The Marana Animal Services Division rounded out its inaugural year of operation on July 1, 2018. The program was implemented to provide top tier customer service to Marana residents, while trying to curtail skyrocketing costs. The data is in, and the first year of the program has been a success.
Town of Marana Community & Neighborhood Services Director Lisa Shafer, who oversees the Animal Services Division, gave an update to the Marana Town Council at their October 16 meeting.
“We had a very successful first year,” Shafer said.
The primary goal in creating the Animal Services Division was to provide a better level of service to the Marana Community. By having Animal Control Officers dedicated to the Town, response times are quicker based on their more intimate knowledge of the area. One immediate advantage to the Animal Services Division is their success rate in reuniting families with their pets. In the first year of the service, Town staff picked up 263 stray dogs and cats, and 133 were taken directly back to their owners. Another 38 strays were returned to their owners by the Humane Society of Southern Arizona, who the Town has contracted with for kenneling services.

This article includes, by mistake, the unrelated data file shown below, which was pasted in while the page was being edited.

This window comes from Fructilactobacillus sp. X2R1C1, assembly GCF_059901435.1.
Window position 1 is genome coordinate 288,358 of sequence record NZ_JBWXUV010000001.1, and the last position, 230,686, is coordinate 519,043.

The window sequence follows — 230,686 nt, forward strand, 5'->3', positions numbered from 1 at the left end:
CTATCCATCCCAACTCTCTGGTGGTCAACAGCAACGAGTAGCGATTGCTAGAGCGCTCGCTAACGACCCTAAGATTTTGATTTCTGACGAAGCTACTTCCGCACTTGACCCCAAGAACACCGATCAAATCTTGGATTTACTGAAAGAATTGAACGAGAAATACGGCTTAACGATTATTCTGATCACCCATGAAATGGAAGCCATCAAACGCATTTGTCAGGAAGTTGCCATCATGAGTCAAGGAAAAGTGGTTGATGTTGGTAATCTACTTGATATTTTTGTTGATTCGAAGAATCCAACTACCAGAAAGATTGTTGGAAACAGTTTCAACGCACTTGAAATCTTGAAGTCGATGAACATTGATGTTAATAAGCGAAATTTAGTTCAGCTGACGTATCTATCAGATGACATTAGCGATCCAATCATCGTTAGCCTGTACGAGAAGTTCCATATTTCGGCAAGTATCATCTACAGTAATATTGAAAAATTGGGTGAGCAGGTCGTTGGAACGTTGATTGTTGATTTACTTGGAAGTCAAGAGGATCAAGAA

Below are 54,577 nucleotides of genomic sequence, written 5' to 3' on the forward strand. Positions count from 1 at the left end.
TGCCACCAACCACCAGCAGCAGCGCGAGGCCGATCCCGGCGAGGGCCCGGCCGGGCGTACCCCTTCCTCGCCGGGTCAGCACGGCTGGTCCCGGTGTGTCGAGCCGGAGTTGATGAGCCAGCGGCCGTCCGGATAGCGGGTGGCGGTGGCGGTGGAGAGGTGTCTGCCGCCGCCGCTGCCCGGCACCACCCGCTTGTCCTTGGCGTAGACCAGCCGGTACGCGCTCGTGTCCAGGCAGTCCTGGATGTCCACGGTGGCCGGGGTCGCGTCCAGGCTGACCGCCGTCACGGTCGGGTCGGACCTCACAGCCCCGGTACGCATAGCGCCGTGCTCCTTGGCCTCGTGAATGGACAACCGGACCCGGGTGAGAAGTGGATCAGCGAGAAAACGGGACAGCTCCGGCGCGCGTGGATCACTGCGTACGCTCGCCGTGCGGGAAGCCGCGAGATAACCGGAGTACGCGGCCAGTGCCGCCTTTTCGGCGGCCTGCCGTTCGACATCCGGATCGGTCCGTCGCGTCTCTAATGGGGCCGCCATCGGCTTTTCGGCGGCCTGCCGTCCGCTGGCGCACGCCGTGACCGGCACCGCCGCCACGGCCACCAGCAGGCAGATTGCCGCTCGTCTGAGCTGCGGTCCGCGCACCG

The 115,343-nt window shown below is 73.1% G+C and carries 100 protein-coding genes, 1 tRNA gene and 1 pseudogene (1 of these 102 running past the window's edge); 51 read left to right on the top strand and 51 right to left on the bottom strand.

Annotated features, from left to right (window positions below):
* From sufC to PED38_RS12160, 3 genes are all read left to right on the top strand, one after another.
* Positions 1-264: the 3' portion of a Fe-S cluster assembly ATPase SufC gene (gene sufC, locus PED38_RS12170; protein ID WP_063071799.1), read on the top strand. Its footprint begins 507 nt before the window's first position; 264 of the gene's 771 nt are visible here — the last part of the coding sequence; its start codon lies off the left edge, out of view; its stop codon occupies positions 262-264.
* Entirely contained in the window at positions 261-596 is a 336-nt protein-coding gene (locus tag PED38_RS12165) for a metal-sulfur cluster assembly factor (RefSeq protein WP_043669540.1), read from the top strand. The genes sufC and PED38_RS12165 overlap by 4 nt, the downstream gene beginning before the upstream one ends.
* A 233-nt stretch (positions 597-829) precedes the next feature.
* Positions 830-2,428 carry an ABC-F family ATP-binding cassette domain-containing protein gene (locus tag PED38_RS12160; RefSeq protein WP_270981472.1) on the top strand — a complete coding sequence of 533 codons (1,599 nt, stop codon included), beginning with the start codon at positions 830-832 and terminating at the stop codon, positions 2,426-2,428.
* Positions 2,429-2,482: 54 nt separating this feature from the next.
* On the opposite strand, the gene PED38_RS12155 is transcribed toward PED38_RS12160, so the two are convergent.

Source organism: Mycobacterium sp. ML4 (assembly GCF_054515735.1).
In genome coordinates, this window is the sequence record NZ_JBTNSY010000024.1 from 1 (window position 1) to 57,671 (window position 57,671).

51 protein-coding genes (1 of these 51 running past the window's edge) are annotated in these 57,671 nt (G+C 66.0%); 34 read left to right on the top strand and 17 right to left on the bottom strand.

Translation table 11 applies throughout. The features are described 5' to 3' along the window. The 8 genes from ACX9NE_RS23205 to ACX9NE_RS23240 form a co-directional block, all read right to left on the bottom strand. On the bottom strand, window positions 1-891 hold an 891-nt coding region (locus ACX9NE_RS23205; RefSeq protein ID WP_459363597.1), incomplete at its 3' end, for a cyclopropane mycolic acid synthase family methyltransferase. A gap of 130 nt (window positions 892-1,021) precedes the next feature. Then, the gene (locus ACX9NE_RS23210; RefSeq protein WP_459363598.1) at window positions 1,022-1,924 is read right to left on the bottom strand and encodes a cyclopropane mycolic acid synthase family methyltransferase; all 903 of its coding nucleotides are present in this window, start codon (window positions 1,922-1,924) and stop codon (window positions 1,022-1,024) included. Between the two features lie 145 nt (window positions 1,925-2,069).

The return rate for all Marana strays was 49.6 percent, with Marana Animal Control officers able to return more than half of the strays they encountered. The numbers are already showing an increase in performance this year, with over 72 percent of strays returned over the past three months.
“We are having a fabulous first three months,” said Shafer.
According to Shafer, the fast response by the Town’s Animal Control Officers has also reduced the burden on the Marana police officers. She explained that many residents had to rely on Marana Police Department for calls due to the long response times from the previous animal control services.
“[residents] were giving up and just calling 911,” Shafer said. “Our PD in years past were taking a lot of barking dog complaints, as well as vicious dogs.”
The Town of Marana Animal Services Division has also proven to be cost effective for the Town. The first year of the new division saw expenditures reduced by $9,635 or four percent from Fiscal Year 2017, while revenues were up by $12,069 (14 percent) from dog licensing and donations.
The Town issued over 4,400 Marana Dog Licenses in that first year.